Not too long ago I was interviewed to talk about my work as a freelance photojournalist.

“So you’re a ghostwriter as well? Who have you worked for.”

“I smiled and presented my patented answer: “Sorry, I wouldn’t be much of a ghostwriter if I said.”

“But you don’t mind if your name isn’t used?”

No. I produce articles, for global media, under my name. When I’m ghostwriting, my work is to keep in the background and provide the voice.

Jerry Nelson is a freelance writer (and ghostwriter). Email him at jandrewnelson2@gmail.com and join the million or so who follow him on Twitter @ Journey_America

I’ve ghosted several thousand articles on almost every subject which can be imagined. I’ve also ghosted over a dozen books.

The work appeared to drop onto my desk. . Ghostwriters are transparent to society, but the editors know who the real writer is. Slowly I got more projects which included memoirs by CEOs, cookbooks and, a few, celebrities. I found I was transported to new environments — both on and off the page.

The work has also motivated me to discover more imaginative ways of operating. One reason stars make so much cash is they seldom sit quietly. I question people over coffee sometimes, but more frequently by telephone or even Skype. One starlet who was working in a play had to respond to my questions through Google Documents. I provided the topics to her agent. He would transfer me audio folders of her replies. Another figure would phone me late at midnight, after wrapping his television show for the evenng.

It’s a little unusual to step into a store while a writer’s event is occurring, as happened recently, and see somebody else reading a section I wrote. I often find myself wanting to yell: “Jump to chapter three! That’s the interesting part!”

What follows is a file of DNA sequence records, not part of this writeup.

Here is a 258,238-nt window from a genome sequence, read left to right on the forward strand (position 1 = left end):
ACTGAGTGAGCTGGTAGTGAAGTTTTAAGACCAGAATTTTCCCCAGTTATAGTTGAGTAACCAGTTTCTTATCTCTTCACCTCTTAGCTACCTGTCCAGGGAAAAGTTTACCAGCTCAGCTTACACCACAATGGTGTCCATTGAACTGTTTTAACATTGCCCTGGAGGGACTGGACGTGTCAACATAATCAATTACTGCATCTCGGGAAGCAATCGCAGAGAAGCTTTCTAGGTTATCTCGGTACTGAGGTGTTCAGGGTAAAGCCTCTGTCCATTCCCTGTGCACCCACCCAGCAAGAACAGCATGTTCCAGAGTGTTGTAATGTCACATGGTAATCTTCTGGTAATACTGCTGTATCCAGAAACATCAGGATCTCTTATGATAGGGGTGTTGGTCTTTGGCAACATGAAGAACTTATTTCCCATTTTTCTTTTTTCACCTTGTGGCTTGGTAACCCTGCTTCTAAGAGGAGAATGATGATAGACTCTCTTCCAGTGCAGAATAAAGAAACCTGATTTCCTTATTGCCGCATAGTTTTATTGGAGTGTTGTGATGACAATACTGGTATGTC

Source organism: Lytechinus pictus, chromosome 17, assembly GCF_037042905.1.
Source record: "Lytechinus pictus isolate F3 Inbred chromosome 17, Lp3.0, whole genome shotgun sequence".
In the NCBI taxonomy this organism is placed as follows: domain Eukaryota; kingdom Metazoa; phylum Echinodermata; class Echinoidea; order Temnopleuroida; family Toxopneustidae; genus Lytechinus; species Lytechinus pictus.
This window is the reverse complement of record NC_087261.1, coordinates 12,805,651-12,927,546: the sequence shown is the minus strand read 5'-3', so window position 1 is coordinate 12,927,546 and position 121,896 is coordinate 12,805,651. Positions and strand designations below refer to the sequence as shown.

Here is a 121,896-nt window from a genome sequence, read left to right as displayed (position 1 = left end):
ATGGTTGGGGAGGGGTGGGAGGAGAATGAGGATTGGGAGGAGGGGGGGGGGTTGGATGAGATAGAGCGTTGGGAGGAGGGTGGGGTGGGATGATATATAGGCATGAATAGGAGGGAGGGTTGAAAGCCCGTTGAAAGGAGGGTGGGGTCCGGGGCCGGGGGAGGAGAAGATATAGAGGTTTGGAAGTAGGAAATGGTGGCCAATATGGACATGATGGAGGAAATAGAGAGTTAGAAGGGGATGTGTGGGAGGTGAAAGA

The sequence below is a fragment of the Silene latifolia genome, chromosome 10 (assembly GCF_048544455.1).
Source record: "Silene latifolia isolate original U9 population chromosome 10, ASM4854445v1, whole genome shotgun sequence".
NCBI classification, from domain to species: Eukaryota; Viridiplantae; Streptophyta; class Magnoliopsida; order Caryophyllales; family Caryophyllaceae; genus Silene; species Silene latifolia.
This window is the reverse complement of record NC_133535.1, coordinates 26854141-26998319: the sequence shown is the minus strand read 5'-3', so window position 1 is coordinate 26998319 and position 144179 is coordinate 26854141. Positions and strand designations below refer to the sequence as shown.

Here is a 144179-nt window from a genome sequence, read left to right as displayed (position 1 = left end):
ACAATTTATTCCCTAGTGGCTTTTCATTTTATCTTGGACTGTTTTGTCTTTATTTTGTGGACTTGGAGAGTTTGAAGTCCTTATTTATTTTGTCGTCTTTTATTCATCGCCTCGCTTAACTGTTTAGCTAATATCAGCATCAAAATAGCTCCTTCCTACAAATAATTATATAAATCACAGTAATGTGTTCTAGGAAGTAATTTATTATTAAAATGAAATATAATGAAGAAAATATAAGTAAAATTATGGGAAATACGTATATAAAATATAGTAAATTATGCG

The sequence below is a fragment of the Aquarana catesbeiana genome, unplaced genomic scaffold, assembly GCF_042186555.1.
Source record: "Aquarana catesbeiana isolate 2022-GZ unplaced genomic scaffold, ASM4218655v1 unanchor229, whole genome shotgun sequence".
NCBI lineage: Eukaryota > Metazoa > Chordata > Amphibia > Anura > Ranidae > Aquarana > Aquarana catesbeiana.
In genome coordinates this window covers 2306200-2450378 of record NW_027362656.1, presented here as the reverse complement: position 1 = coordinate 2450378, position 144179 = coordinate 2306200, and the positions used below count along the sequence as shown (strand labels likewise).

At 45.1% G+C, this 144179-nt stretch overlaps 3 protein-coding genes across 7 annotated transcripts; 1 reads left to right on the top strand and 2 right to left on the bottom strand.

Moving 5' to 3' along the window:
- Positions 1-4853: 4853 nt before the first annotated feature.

Once a ghosting gig is done, the book goes to your buyer. Writing these can involve everything starting with disordered, incomplete manuscript to sitting shotgun in another person’s world in actual time. Often I play the role of a reporter, researching background matter. Frequently, I’m a therapist’s role questioning, “How did you respond? What influence did that have?”

My mission is to tease out the accuracy of a narrative. I enjoy a client saying, “Wow. I can’t understand I just said that.” When that happens, I know we’ve got something fresh and authentic.

When I’ve collected the material, I shift to a weaver. I remember seeing a friend’s grandma setting out her samples on the dining room table until she noticed designs that satisfied her. That’s what I do. I take the bits of cloth of a person’s life and move them into patterns. Yes, I add my suggestions with the stitching, but that is decorative. The pitch and rhythm belong clearly to my customer.

The longer I do this job, the more privileged I become. I have determined to ignore my own adventures and expectations of what a piece or book “should” look like and instead, I let the pieces fall into place around me.

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